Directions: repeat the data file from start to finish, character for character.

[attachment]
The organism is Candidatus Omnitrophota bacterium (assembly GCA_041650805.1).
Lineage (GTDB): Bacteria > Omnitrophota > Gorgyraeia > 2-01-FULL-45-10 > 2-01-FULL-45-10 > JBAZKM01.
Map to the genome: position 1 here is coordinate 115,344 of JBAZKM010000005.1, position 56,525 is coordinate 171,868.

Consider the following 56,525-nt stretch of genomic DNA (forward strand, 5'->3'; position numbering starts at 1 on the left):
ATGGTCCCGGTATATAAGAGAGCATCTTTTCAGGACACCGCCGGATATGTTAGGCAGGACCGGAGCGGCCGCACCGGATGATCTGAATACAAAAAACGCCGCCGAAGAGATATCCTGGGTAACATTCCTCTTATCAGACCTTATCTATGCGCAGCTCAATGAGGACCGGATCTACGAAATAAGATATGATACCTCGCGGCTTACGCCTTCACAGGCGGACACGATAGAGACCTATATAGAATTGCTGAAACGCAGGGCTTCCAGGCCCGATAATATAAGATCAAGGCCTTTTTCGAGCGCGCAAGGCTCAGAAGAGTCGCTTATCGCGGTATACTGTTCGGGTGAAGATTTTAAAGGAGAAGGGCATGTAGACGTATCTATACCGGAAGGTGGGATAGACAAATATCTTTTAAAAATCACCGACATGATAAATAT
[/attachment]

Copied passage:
The organism is Candidatus Omnitrophota bacterium (assembly GCA_041650805.1).
Lineage (GTDB): Bacteria > Omnitrophota > Gorgyraeia > 2-01-FULL-45-10 > 2-01-FULL-45-10 > JBAZKM01.
Map to the genome: position 1 here is coordinate 115,344 of JBAZKM010000005.1, position 56,525 is coordinate 171,868.

Consider the following 56,525-nt stretch of genomic DNA (forward strand, 5'->3'; position numbering starts at 1 on the left):
ATGGTCCCGGTATATAAGAGAGCATCTTTTCAGGACACCGCCGGATATGTTAGGCAGGACCGGAGCGGCCGCACCGGATGATCTGAATACAAAAAACGCCGCCGAAGAGATATCCTGGGTAACATTCCTCTTATCAGACCTTATCTATGCGCAGCTCAATGAGGACCGGATCTACGAAATAAGATATGATACCTCGCGGCTTACGCCTTCACAGGCGGACACGATAGAGACCTATATAGAATTGCTGAAACGCAGGGCTTCCAGGCCCGATAATATAAGATCAAGGCCTTTTTCGAGCGCGCAAGGCTCAGAAGAGTCGCTTATCGCGGTATACTGTTCGGGTGAAGATTTTAAAGGAGAAGGGCATGTAGACGTATCTATACCGGAAGGTGGGATAGACAAATATCTTTTAAAAATCACCGACATGATAAATAT